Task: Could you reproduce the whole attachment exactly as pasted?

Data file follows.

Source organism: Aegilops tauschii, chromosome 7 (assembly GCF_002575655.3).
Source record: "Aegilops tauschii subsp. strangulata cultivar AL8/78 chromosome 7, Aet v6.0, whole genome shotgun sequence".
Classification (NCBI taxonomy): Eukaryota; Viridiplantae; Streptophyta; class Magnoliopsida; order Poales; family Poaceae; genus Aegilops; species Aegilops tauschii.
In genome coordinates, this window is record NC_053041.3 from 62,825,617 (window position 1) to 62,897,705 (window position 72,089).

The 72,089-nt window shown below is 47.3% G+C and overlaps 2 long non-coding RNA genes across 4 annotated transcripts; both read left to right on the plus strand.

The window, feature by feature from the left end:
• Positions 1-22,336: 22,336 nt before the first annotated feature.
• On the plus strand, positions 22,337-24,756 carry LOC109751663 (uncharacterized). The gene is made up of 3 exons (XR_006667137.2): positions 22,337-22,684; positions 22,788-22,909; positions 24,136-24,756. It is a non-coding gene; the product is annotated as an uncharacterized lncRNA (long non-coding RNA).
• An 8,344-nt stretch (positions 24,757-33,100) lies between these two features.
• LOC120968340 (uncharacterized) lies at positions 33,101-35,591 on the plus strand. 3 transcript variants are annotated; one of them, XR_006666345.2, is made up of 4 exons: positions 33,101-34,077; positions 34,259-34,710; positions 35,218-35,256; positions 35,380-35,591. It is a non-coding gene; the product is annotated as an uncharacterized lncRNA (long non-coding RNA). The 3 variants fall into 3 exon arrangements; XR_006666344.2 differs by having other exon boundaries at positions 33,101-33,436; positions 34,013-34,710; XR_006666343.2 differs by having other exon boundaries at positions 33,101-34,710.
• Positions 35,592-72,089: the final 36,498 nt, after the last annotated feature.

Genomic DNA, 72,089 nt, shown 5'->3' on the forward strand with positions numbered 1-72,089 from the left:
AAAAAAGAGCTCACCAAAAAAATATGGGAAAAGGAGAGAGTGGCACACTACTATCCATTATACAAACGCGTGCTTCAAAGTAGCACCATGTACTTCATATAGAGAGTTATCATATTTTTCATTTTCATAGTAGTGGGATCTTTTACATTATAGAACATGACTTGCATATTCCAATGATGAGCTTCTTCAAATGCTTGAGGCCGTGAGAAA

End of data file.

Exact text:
Source organism: Aegilops tauschii, chromosome 7 (assembly GCF_002575655.3).
Source record: "Aegilops tauschii subsp. strangulata cultivar AL8/78 chromosome 7, Aet v6.0, whole genome shotgun sequence".
Classification (NCBI taxonomy): Eukaryota; Viridiplantae; Streptophyta; class Magnoliopsida; order Poales; family Poaceae; genus Aegilops; species Aegilops tauschii.
In genome coordinates, this window is record NC_053041.3 from 62,825,617 (window position 1) to 62,897,705 (window position 72,089).

The 72,089-nt window shown below is 47.3% G+C and overlaps 2 long non-coding RNA genes across 4 annotated transcripts; both read left to right on the plus strand.

The window, feature by feature from the left end:
• Positions 1-22,336: 22,336 nt before the first annotated feature.
• On the plus strand, positions 22,337-24,756 carry LOC109751663 (uncharacterized). The gene is made up of 3 exons (XR_006667137.2): positions 22,337-22,684; positions 22,788-22,909; positions 24,136-24,756. It is a non-coding gene; the product is annotated as an uncharacterized lncRNA (long non-coding RNA).
• An 8,344-nt stretch (positions 24,757-33,100) lies between these two features.
• LOC120968340 (uncharacterized) lies at positions 33,101-35,591 on the plus strand. 3 transcript variants are annotated; one of them, XR_006666345.2, is made up of 4 exons: positions 33,101-34,077; positions 34,259-34,710; positions 35,218-35,256; positions 35,380-35,591. It is a non-coding gene; the product is annotated as an uncharacterized lncRNA (long non-coding RNA). The 3 variants fall into 3 exon arrangements; XR_006666344.2 differs by having other exon boundaries at positions 33,101-33,436; positions 34,013-34,710; XR_006666343.2 differs by having other exon boundaries at positions 33,101-34,710.
• Positions 35,592-72,089: the final 36,498 nt, after the last annotated feature.

Genomic DNA, 72,089 nt, shown 5'->3' on the forward strand with positions numbered 1-72,089 from the left:
AAAAAAGAGCTCACCAAAAAAATATGGGAAAAGGAGAGAGTGGCACACTACTATCCATTATACAAACGCGTGCTTCAAAGTAGCACCATGTACTTCATATAGAGAGTTATCATATTTTTCATTTTCATAGTAGTGGGATCTTTTACATTATAGAACATGACTTGCATATTCCAATGATGAGCTTCTTCAAATGCTTGAGGCCGTGAGAAA